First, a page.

Comedy in secret: the Syrian artists making a silent splash on Facebook
Comic4Syria's Facebook page
A Facebook page entitled “Comic4Syria”, created by a group of young Syrian writers and artists, is gaining attention in the social media networks with 11,000 likes so far.
“We are a secret group composed of several Syrian young writers and artists,” the group said on condition of anonymity.
“Our decision to remain anonymous was to preserve the safety of the members of the group as well as the sustainability of the work,” said L.F., a member of the Comic4Syria team.
Aside from the six original members of the group, L.F. says there are also occasional contributors from friends and fans that have involved themselves with the comic campaign.
The page publishes cartoons and comic strips dedicated to the Syrian revolution ever since the page was created in July.
L.F. explained to Al Arabiya the important role of using cartoons and comic strips in expressing one’s opinions and views. “Comic is a very condense art. It’s not very common in Syria. In the revolution there is always a space for new methods to express and spread the message,” adding that through their artworks, they try hard to convey messages to their audience.
“Our page is meant for a general audience but targets more precisely Syrians that support the revolution as well as sympathizers and friends all around the world. It does not aim to convince anyone with the revolution (it is not targeting Assad supporters), but rather it moves further into the next level with in the revolution. Sometimes we try to open a debate among our fans about vital questions and controversial issues to the revolution,” L.F. told Al Arabiya.
More than 30 albums can be viewed showing Arabic and translated cartoon creations and comic strips of Syrian President Bashar al-Asaad, as well as comic stories with messages of brutality and death, and other true-to life experiences that transpired during the revolution.
However, L.F. said it’s not that easy; the team sometimes encounters technical difficulties while publishing the daily cartoons.
“We try to publish one work per day. Sometimes it’s hard to maintain the stable pace due to internet difficulties or power cuts. Modest resources are a problem as well,” said L.F.
A striking album entitled “COLD” tells the real-life story of a young boy who was put away in a freezing compartment after regime forces thought he was dead. The boy wakes up and finds himself freezing. With seconds to live, he writes on the compartment door. Upon the return of two members of the forces, a soldier cries as he reads the words written in blood: “I am alive now… I will die soon… But I still want freedom. Goodbye to my mother.”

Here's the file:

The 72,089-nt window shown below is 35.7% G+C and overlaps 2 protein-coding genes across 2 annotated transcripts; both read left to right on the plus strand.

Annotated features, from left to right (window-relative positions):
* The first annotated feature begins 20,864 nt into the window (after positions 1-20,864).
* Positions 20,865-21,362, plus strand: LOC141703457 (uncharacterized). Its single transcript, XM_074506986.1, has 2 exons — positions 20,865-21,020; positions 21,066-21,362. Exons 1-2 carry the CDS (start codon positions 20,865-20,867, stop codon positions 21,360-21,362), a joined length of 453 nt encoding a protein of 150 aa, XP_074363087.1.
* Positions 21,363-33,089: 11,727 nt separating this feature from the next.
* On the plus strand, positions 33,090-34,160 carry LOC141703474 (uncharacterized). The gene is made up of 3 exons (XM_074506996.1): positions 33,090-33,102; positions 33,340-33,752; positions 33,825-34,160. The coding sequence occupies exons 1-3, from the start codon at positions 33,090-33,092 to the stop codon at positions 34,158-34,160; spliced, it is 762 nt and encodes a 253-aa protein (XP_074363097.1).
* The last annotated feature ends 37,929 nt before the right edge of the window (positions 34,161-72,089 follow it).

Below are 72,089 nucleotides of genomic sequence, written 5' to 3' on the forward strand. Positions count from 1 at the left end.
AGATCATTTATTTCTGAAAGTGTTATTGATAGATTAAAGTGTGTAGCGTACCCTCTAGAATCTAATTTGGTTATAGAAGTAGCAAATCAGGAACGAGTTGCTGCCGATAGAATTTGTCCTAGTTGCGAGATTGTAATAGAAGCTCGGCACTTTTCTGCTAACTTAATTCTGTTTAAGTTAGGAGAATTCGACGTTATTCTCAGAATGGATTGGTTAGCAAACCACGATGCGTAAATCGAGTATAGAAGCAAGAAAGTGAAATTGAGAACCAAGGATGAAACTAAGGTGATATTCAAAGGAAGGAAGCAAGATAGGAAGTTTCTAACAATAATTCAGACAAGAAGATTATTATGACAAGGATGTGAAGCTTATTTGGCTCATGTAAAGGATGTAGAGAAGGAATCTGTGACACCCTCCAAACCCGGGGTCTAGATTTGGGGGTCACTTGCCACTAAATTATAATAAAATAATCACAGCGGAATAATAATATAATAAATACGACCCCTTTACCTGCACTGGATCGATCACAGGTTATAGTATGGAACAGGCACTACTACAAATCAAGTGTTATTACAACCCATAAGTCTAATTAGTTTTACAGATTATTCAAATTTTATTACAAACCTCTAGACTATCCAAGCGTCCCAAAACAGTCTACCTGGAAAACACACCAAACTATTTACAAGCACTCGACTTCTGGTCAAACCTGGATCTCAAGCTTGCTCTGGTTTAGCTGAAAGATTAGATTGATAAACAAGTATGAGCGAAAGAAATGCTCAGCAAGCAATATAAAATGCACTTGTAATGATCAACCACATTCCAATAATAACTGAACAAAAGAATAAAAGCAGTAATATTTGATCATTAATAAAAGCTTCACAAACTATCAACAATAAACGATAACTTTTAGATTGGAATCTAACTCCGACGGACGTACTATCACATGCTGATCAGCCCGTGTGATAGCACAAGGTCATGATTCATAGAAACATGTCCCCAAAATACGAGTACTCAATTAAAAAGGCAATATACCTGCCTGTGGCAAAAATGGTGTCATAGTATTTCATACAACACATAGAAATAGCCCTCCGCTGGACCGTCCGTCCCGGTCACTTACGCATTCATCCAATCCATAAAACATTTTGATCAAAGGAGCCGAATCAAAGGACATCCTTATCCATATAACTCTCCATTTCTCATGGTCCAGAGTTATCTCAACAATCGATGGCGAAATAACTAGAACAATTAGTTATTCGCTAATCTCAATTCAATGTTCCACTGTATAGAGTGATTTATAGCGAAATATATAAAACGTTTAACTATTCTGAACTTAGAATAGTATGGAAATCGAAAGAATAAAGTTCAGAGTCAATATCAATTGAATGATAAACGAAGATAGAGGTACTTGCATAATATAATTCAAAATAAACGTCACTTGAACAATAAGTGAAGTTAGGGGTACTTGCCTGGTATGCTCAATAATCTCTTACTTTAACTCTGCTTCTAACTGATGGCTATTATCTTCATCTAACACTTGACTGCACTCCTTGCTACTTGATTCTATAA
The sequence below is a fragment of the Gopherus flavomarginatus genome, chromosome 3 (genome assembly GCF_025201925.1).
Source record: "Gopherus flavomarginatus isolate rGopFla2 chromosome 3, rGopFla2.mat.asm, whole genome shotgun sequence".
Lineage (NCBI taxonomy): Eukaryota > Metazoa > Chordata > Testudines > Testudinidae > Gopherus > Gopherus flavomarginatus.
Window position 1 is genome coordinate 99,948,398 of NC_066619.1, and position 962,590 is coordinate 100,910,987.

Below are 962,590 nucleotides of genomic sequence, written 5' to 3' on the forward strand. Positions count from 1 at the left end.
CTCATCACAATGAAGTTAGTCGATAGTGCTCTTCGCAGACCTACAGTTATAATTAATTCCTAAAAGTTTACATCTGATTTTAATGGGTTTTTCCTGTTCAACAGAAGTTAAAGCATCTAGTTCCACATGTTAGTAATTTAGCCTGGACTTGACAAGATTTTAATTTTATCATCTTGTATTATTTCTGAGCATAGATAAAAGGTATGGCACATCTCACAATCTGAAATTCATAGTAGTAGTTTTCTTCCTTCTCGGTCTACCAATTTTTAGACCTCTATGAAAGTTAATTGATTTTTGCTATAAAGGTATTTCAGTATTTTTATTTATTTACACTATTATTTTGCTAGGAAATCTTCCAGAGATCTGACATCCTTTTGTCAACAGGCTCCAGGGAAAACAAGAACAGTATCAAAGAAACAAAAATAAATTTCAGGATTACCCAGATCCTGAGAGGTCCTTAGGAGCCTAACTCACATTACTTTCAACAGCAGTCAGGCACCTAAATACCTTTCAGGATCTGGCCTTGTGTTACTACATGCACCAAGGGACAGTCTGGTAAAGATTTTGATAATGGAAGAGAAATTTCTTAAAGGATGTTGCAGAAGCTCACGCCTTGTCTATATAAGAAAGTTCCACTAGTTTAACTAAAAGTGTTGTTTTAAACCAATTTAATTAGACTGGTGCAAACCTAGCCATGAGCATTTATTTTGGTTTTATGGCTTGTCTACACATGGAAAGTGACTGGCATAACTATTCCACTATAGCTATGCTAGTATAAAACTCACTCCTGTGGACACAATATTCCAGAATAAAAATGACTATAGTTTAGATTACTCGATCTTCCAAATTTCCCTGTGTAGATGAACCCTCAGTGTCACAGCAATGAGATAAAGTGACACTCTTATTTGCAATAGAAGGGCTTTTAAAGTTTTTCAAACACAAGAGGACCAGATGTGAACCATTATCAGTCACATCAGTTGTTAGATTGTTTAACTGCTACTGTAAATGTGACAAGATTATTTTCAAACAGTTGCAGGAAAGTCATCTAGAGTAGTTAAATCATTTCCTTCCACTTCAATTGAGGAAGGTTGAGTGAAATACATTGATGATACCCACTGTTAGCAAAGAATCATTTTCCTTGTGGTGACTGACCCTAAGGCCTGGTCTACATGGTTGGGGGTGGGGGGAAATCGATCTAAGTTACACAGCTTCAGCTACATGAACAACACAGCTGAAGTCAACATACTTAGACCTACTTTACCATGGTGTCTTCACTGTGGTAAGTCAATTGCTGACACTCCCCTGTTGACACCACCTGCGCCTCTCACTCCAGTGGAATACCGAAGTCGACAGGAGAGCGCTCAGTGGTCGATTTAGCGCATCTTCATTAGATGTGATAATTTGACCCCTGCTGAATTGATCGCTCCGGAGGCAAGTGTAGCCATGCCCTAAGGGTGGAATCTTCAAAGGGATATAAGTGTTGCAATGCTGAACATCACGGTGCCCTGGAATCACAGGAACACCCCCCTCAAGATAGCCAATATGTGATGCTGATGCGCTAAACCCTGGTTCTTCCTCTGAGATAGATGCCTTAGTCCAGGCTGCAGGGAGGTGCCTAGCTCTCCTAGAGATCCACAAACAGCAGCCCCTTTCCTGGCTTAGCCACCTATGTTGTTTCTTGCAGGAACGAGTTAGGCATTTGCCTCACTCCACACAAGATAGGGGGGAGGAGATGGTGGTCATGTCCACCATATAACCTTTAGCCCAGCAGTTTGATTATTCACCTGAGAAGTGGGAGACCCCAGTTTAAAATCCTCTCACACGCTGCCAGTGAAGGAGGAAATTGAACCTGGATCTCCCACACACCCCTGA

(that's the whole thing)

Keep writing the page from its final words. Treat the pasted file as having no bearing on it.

The group captioned the album as: “This is a real story that happened at the early days of the Syrian revolution. It took place in Deraa.
The team believes that cartoons and comics are “a new genre for the revolution.”
L.F. said: “It attracts the audience. They laugh, cry, feel angry by scrolling down the page while reading different stories and viewing pictures that can be at times childish, and at others tragic. Our stories might at times seem crude or too harsh for comics, but that is what makes people feel they are representative and expressive of the traumatic reality.”
“Cake”, an album that contains four spreads of comic, tells the story of torture. (Screenshot of the ‘Comic4Syria’ Facebook page)
One image, with a caption that says “Bashar al-Asaad tickles the dragon of sectarianism - and it swallows him whole,” shows a silhouette of a man being swallowed by a green dragon.
Another strip narrates the killing of the so-called “spray man” in Damascus, named Nour Hatem Zahra, by a member of the unofficial pro-regime Shabbiha. The comic strip shows the shooting of a man painting the walls with graffiti.
“Cake”, an album that contains four spreads of comic, tells the story of torture. The story starts with a brutal lashing of a civilian being interrogated. The satirical comic strip suggests inconsistency of reason and thought.
A comic strip, “Sniper”, shows a military officer shooting down individuals in protest but the story ended with the officer getting confused over what he had done.
An album entitled “Syrian Messengers” is based on the true story where a civilian was shot dead by a sniper for taking video footage of an ongoing protest where civilians were being shot. The civilian was shot dead at his balcony.
The group described the album with the words: “Their weapon is a camera that records the truth. That’s why they are targeted, by a regime that fears the truth. A beautiful work by a friend of the page.”
When asked if the Comic4Syria team faces threats on the creation of the Facebook page, L.F. said that the pro-Assad militias, known as Shabbiha, sometimes pay visits to the page and leave comments on their wall.
“Sometimes the Shabbiha visit the page and put insulting comments here and there. In other times, a group of people might not like an opinion expressed in a certain comic. In general they express their perspective and discuss with other fans in an acceptably decent language. No threats have been received so far,” L.F. said.
Unlike most Middle-Eastern comic strips, Comic4Syria gets inspiration from the brutality of the Syrian revolution, and the result is the bloody comic strips.
By NOELLE MANALASTAS